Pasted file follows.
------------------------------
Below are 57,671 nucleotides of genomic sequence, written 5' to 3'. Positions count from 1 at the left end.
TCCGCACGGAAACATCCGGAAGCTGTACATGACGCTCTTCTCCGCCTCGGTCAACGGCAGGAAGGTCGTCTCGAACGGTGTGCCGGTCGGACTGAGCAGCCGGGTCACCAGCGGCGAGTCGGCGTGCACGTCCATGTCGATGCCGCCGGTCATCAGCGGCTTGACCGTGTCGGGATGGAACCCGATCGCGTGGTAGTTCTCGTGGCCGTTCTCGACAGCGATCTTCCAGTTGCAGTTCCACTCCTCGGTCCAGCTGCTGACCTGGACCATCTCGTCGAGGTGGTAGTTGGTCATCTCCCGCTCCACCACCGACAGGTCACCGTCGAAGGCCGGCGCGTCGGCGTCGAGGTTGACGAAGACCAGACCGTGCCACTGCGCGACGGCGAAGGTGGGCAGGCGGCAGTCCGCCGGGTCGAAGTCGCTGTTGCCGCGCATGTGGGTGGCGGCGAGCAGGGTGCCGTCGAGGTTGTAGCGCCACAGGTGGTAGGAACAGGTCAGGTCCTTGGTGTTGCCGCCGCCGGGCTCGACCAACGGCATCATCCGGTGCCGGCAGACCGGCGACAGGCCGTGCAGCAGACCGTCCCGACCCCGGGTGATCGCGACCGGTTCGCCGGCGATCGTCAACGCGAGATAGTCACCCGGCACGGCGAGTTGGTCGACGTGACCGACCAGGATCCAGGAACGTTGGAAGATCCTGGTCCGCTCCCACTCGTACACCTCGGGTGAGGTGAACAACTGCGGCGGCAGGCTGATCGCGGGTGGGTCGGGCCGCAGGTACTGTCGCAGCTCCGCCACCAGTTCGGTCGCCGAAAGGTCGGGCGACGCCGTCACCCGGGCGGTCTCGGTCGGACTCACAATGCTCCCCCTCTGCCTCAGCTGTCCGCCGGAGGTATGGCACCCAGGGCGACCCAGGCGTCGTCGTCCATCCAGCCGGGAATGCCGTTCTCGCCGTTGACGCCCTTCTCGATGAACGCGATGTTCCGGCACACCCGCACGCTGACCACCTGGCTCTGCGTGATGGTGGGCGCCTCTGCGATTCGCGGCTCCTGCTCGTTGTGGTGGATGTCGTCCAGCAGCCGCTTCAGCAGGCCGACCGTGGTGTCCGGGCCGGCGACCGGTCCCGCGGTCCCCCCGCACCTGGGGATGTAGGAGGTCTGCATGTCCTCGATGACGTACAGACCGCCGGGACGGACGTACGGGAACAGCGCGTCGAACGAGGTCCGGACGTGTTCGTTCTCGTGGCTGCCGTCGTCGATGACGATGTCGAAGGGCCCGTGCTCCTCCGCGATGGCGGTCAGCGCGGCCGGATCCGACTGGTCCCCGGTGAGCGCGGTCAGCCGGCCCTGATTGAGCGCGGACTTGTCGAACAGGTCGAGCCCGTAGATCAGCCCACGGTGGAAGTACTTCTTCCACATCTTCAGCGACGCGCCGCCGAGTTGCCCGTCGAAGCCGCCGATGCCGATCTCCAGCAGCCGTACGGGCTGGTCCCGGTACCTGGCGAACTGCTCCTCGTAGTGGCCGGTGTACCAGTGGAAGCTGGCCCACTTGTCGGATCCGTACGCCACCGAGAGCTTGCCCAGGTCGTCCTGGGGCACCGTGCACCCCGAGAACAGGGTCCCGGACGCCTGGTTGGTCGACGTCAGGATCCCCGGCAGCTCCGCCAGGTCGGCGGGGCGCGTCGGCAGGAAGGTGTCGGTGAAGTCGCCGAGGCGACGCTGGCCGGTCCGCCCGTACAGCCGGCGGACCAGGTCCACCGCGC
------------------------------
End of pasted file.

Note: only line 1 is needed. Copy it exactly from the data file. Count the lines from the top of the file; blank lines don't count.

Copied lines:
Below are 57,671 nucleotides of genomic sequence, written 5' to 3'. Positions count from 1 at the left end.